You have spent weeks arranging this all-important interview. Preparations have been made on your part to land this job. The morning of your interview you have an accident (fall in your bathroom, car accident and so on) that prevents you from attending this interview. The position is subsequently given to another candidate.
Are you not simply a victim of circumstance? The fact is that your doubts (lack of belief in yourself or a belief that you weren’t qualified for this job) created the circumstances that led to this “accident.”
Your beliefs literally custom design your destiny and define your existence. Your beliefs will be manifested and create factors in your environment that will significantly influence the outcome of events in your life. Inappropriate or erroneous beliefs result in undesirable events and vice versa.
In the example I presented, the accident prevented you from having to fail in that new job. You lacked the confidence and mind-set to accept that promotion. That was an error in belief, not a reality. However, it created a reality that denied you an earned opportunity. You can create the reality you desire by maintaining the beliefs that will automatically bring about those positive results and thereby custom design your own destiny.
This is not merely positive thinking. Positive thinking by itself will not work. The problem with positive thinking is that you are using the conscious mind proper or defense mechanisms, whose purpose is to block all attempts to change. When you change your beliefs, you are correcting the true source of your difficulties, which is the reprogramming of the subconscious mind. It is your subconscious mind, not the defense mechanisms (rationalization, intellectualization, sublimation, etc.) that exert a greater control on creating circumstances in your life. Both minds can and will create these circumstances, but the subconscious mind is much stronger. The defense mechanisms initiate at best a temporary change by positive thinking alone.
Normally the subconscious mind is programmed by the defense mechanisms, and this results in an endless change of false beliefs. By reprogramming the subconscious mind through the use of self-hypnosis, we can now more effectively replace insecure and erroneous beliefs with empowering ones.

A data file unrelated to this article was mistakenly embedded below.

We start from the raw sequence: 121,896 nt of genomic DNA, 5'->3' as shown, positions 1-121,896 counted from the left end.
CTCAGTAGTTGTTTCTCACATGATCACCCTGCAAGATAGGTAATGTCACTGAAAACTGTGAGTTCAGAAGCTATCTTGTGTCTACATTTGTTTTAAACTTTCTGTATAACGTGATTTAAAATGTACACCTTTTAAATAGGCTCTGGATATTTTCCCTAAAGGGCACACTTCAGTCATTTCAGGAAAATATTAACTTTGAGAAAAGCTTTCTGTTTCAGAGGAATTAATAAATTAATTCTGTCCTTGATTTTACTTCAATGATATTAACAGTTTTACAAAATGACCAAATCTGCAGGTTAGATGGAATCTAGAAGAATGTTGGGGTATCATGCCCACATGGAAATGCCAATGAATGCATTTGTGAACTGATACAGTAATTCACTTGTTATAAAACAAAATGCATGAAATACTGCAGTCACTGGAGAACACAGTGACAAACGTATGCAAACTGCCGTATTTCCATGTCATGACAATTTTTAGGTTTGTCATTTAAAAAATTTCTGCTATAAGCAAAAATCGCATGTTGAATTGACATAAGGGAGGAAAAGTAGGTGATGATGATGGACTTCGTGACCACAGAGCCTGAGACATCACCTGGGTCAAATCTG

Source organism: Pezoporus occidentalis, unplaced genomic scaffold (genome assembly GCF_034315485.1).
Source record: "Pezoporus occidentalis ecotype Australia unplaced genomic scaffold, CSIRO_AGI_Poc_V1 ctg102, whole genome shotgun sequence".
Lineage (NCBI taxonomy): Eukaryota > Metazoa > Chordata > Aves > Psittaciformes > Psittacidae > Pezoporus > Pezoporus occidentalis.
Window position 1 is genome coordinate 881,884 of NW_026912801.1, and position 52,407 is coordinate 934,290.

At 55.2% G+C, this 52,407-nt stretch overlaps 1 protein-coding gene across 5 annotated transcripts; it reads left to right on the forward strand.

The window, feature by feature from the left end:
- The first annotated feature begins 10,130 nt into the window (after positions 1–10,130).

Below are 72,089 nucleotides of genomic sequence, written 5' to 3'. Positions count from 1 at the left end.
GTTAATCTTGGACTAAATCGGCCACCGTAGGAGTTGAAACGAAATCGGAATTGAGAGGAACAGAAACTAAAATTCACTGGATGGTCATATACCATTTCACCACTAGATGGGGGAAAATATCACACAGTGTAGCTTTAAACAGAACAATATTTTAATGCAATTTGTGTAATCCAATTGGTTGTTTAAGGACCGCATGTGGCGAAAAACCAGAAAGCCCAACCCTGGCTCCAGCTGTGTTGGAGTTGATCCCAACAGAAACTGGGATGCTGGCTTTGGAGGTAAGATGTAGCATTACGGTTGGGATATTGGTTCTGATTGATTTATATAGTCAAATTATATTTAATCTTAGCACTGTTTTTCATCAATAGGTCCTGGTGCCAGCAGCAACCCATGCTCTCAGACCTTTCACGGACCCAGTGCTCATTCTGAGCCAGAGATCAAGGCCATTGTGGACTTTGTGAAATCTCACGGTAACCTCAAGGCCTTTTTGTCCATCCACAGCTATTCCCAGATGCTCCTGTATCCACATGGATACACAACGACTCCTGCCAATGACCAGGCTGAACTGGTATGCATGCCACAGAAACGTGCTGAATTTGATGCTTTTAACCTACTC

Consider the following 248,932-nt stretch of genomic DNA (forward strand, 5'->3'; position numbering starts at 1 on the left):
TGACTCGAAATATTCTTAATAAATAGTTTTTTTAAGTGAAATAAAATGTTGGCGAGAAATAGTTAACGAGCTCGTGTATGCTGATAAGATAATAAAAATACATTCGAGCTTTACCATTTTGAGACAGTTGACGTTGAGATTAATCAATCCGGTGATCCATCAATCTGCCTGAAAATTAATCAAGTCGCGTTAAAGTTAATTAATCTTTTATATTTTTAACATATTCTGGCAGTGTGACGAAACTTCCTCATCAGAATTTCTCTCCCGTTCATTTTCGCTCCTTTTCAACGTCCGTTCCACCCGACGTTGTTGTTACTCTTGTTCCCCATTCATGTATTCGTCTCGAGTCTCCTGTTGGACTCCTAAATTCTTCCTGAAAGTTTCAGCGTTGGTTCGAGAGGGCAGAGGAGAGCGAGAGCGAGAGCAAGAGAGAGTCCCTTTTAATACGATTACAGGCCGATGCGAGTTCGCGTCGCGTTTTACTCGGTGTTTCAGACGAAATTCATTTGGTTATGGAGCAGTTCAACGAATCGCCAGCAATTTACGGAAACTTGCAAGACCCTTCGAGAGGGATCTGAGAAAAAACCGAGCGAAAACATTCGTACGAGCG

The fact that your previously, and probably currently, held beliefs have existed for many years is irrelevant. You can reprogram your subconscious mind in a matter of days with properly administered self-hypnotic instructions. The new physics supports this concept of creating your own reality through the reprogramming of consciousness. You most definitely possess the means for changing your beliefs. This results in your having control over your reality and the ability, should you exercise it, to custom design your own destiny.
Do not harass yourself for previously contributing to your past frustrations and failures. Remember, tomorrow is the first day of the rest of your newly empowered life. These failures due to then held beliefs will not be repeated now or in the future if you practice the exercises in this book.
The easiest way to alter your beliefs is, first, to formulate specific lifetime goals as I discussed earlier. Second, you can live the rest of your life, beginning today, in a manner reflective of the new empowered you. In other words, act like the powerful and influential executive you will become. Adopt the manner of a CEO, even if you work in the mailroom.
This is not delusional behavior I am recommending. This is empowerment. You do control your own reality, and you can change it into whatever situation you desire. The best way to enact this technique is to use visual imagery for between ten and twenty minutes each day and create your ideal future